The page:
California farming in drought: a “robust corpse?”

Jeff Michael published some new data today suggesting California agricultural has been more resilient and less damaged by the current drought than I expected. “[T]here is virtually no difference in farm employment between 2014 and 2013 in the 3 counties that are thought to be most devastated by the drought,” Michael wrote. But perhaps I should not be so surprised.

For my book research, I’ve taken a dive into some research published in the 1960s and early ’70s by the late Bob Young, who started his career with a splash as a young ag economist at the University of Arizona by arguing that central Arizona did not need a huge infusion of Colorado River water. This violated an almost religious tenet in Arizona, his suggestions were ignored*, the Central Arizona Project was built, and we are now where we are. Young’s argument was that CAP would basically provide surplus supplies to an agricultural economy that did not need the water.

In a 1969 paper Young wrote with a colleague named William E. Martin (I hope this link works), he argued from pre-CAP data that, in the face of increasing water scarcity, Central Arizona ag was nevertheless growing. Why? Farmers, being self-interested actors, adapted. They made their irrigation systems more efficient, shifted their cropping patterns, and the like. “Irrigated farming,” they wrote at the time, “emerges as a rather robust corpse.”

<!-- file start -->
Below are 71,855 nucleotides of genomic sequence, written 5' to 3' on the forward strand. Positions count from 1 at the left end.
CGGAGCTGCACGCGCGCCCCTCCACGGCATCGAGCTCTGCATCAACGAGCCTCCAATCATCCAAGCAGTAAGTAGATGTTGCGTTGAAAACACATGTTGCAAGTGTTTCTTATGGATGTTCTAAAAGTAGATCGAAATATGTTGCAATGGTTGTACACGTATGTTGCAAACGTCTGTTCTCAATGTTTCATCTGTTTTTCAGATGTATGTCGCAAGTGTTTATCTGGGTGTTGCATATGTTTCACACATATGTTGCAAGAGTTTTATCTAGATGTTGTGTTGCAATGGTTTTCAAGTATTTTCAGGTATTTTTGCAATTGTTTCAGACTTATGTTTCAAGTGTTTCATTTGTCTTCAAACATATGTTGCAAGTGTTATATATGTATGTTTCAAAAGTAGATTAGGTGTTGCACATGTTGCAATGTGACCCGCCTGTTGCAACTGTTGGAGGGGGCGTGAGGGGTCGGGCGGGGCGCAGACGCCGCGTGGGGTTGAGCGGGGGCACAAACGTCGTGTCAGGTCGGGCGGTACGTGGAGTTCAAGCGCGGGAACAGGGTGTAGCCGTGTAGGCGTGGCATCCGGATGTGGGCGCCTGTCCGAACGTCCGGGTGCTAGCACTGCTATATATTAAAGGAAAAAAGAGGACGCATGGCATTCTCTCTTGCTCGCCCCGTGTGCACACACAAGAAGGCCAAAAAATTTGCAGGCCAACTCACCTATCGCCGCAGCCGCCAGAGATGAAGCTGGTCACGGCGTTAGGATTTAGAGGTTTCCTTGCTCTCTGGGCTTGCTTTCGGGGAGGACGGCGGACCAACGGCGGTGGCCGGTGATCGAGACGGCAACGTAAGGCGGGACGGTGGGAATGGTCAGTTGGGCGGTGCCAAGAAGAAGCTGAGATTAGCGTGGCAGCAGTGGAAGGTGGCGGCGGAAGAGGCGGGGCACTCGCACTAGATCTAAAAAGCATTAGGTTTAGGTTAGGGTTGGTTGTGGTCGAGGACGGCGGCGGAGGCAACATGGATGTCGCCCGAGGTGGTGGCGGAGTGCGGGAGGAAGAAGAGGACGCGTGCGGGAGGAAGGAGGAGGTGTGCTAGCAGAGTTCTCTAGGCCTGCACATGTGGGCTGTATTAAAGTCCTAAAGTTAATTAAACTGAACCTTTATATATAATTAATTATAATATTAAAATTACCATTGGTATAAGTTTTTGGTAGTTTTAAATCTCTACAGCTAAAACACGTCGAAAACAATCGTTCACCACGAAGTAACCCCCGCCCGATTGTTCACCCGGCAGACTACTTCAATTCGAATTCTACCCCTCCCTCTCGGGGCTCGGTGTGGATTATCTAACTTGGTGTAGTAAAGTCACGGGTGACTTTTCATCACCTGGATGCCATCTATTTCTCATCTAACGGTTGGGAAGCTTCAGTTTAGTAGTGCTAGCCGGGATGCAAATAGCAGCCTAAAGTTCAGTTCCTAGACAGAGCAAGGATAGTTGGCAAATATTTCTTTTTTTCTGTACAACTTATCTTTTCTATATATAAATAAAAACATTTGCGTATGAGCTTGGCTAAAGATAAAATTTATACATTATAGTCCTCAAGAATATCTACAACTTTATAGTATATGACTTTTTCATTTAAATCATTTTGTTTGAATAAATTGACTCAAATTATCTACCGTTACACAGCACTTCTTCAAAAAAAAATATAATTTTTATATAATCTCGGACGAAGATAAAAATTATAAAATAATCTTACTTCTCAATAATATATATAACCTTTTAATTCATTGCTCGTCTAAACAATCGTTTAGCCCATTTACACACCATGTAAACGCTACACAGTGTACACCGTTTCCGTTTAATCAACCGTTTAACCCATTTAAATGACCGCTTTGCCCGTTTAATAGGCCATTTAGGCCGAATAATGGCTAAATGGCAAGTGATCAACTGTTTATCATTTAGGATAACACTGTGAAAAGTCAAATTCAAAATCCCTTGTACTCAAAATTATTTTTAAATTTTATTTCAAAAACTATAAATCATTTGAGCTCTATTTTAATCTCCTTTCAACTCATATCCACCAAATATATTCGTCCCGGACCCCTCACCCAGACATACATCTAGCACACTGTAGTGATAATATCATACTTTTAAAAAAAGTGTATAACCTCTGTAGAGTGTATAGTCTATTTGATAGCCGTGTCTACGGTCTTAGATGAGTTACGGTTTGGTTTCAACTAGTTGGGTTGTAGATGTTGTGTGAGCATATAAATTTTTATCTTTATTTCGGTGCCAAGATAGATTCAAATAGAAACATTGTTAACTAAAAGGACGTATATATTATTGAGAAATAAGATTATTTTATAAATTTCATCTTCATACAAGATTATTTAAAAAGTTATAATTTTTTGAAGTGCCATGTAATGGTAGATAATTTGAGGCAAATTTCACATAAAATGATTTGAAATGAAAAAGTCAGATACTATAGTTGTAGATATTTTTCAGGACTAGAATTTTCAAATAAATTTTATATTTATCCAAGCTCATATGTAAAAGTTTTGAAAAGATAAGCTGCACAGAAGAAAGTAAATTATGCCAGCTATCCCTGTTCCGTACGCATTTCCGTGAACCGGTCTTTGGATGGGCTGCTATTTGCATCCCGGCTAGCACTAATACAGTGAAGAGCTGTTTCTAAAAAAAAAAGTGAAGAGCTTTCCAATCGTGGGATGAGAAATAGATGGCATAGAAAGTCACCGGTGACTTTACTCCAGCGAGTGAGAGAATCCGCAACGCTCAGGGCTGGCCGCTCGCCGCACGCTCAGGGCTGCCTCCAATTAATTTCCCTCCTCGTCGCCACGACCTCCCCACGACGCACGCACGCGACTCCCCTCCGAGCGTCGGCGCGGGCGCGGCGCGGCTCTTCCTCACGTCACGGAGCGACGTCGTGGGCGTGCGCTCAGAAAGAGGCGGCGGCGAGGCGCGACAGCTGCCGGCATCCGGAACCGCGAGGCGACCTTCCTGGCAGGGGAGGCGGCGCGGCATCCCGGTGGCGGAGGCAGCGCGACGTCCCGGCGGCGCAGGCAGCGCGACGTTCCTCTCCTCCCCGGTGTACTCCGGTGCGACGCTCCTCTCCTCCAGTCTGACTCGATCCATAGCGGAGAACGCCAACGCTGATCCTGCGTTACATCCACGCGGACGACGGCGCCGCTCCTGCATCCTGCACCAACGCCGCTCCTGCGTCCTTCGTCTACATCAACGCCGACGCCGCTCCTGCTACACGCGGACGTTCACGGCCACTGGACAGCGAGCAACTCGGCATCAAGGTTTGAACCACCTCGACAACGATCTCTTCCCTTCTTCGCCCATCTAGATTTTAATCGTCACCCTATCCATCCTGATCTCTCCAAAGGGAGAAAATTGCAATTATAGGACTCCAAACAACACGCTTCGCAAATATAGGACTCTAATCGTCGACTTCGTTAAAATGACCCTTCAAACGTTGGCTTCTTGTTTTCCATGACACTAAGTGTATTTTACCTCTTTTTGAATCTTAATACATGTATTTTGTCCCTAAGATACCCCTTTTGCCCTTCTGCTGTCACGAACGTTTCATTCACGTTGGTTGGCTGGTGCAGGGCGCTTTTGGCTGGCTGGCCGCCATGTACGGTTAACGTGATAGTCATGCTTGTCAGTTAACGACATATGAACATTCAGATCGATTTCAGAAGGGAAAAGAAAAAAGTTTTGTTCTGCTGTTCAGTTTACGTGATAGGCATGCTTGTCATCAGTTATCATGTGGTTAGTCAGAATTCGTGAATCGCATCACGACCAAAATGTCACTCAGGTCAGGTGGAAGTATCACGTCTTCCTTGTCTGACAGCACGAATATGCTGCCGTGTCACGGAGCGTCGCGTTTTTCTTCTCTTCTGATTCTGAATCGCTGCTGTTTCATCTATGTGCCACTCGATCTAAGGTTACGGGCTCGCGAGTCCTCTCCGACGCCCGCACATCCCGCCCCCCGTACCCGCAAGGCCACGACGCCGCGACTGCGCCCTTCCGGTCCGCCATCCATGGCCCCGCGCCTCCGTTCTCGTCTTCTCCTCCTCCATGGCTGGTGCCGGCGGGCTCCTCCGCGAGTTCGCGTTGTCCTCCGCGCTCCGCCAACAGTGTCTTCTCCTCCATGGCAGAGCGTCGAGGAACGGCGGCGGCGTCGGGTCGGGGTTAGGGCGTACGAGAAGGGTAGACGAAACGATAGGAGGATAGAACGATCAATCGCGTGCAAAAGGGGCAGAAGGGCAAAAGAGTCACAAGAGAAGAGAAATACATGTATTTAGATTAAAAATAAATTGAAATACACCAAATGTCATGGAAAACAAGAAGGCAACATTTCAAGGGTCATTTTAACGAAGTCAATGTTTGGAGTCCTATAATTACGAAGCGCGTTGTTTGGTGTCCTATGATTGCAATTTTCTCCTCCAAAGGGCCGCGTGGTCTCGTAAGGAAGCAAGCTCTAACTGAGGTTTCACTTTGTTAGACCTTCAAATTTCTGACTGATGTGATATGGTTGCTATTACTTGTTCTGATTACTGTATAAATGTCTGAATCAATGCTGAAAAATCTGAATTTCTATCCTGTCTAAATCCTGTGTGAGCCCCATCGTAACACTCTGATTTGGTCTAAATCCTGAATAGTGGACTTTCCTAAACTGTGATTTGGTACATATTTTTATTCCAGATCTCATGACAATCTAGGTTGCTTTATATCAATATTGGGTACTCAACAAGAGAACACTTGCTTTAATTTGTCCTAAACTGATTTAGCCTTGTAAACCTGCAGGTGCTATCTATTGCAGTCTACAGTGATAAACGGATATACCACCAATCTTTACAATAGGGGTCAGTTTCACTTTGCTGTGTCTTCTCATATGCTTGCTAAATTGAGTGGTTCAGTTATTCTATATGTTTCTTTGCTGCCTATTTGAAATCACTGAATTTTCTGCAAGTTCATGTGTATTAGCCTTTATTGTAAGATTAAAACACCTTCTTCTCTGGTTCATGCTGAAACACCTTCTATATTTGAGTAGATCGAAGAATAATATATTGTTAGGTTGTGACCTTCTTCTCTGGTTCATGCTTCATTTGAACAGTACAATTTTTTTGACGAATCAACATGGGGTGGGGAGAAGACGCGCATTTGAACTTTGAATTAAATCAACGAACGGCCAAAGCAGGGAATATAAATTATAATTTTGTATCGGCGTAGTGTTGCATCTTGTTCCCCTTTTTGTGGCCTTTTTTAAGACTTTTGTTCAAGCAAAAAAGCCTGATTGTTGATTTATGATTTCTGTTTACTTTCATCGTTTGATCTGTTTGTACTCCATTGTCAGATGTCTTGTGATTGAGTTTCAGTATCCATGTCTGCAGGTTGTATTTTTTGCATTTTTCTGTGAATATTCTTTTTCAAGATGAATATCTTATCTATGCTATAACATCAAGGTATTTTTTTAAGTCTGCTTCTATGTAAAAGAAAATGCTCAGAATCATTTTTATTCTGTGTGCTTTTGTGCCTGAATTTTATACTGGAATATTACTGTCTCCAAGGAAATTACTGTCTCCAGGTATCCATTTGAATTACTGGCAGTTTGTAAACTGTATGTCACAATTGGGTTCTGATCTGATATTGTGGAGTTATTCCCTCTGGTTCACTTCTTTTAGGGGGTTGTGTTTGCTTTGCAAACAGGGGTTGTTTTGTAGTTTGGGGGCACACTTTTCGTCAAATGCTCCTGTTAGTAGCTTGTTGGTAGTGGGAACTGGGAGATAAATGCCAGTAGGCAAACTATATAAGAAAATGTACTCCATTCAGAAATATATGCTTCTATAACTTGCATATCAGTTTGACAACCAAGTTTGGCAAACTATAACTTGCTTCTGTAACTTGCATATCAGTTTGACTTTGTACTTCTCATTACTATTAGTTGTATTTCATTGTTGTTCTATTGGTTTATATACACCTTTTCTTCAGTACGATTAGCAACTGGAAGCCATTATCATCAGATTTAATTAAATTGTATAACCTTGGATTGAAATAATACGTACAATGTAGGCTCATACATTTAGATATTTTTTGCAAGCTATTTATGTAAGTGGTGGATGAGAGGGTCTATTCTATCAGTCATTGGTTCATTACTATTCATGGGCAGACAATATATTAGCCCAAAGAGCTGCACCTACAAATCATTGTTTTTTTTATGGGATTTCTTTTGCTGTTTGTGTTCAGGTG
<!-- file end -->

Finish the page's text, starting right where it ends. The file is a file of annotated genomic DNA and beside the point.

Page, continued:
That seems to be what is happening in California. Here’s Michael:

As I said, there is more data to sift through, but it is important to recognize that this drought is coming in the midst of a strong expansion period of Valley agriculture.  The total number of acres irrigated and harvested has been growing every year for most of the past decade, even in the face of scarce surface water.  Thus, in the absence of drought, I suspect 2014 employment would have been even higher.  The drought is causing significant fallowing of relatively low value, and non-labor intensive field crops, while new acreage is coming into production by tapping groundwater.  Thus, there are farmers laying people off, I don’t think the farmers in news reports are lying.  But clearly, there are others that were hiring.  In other words, the baseline for agriculture activity is rising, as I discussed last spring in this post.

A “robust corpse” in California as well? There are all kinds of questions about long term sustainability, but in the short term the collapse is not yet underway despite extraordinary drought.

* There’s a widely told story, repeated in Cadillac Desert, that Young was hounded out of Arizona as a result. Young ended up at Colorado State having an illustrious career as an ag and water economist, and died several years ago, so I can’t ask him, but I found a colleague whom Young told several years before his death that the hounding story was untrue – that far from being hounded out, U of A offered him a tenured position, but that CSU made him a better offer. More to come on that.

One Comment

  1. Pingback: California ag showing remarkable resilience | jfleck at inkstain

Comments are closed.